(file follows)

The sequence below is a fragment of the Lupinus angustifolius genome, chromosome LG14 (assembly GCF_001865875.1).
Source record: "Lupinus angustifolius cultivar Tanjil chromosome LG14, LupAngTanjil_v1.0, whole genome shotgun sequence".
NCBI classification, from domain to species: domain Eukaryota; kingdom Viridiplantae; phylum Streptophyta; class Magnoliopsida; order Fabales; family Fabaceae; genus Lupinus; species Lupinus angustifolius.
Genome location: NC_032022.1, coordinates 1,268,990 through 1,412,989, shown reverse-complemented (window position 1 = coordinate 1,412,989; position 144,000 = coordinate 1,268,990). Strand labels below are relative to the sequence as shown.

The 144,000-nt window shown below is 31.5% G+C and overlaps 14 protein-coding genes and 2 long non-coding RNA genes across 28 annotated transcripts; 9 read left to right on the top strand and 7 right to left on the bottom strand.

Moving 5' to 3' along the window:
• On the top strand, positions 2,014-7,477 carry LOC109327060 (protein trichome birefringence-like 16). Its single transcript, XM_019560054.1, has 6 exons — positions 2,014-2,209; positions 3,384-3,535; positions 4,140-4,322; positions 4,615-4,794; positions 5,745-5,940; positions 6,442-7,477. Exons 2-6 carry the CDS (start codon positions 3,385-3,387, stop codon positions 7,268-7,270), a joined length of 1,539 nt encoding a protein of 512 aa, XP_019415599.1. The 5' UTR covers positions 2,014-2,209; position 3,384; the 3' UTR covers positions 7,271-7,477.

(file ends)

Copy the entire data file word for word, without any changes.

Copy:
The sequence below is a fragment of the Lupinus angustifolius genome, chromosome LG14 (assembly GCF_001865875.1).
Source record: "Lupinus angustifolius cultivar Tanjil chromosome LG14, LupAngTanjil_v1.0, whole genome shotgun sequence".
NCBI classification, from domain to species: domain Eukaryota; kingdom Viridiplantae; phylum Streptophyta; class Magnoliopsida; order Fabales; family Fabaceae; genus Lupinus; species Lupinus angustifolius.
Genome location: NC_032022.1, coordinates 1,268,990 through 1,412,989, shown reverse-complemented (window position 1 = coordinate 1,412,989; position 144,000 = coordinate 1,268,990). Strand labels below are relative to the sequence as shown.

The 144,000-nt window shown below is 31.5% G+C and overlaps 14 protein-coding genes and 2 long non-coding RNA genes across 28 annotated transcripts; 9 read left to right on the top strand and 7 right to left on the bottom strand.

Moving 5' to 3' along the window:
• On the top strand, positions 2,014-7,477 carry LOC109327060 (protein trichome birefringence-like 16). Its single transcript, XM_019560054.1, has 6 exons — positions 2,014-2,209; positions 3,384-3,535; positions 4,140-4,322; positions 4,615-4,794; positions 5,745-5,940; positions 6,442-7,477. Exons 2-6 carry the CDS (start codon positions 3,385-3,387, stop codon positions 7,268-7,270), a joined length of 1,539 nt encoding a protein of 512 aa, XP_019415599.1. The 5' UTR covers positions 2,014-2,209; position 3,384; the 3' UTR covers positions 7,271-7,477.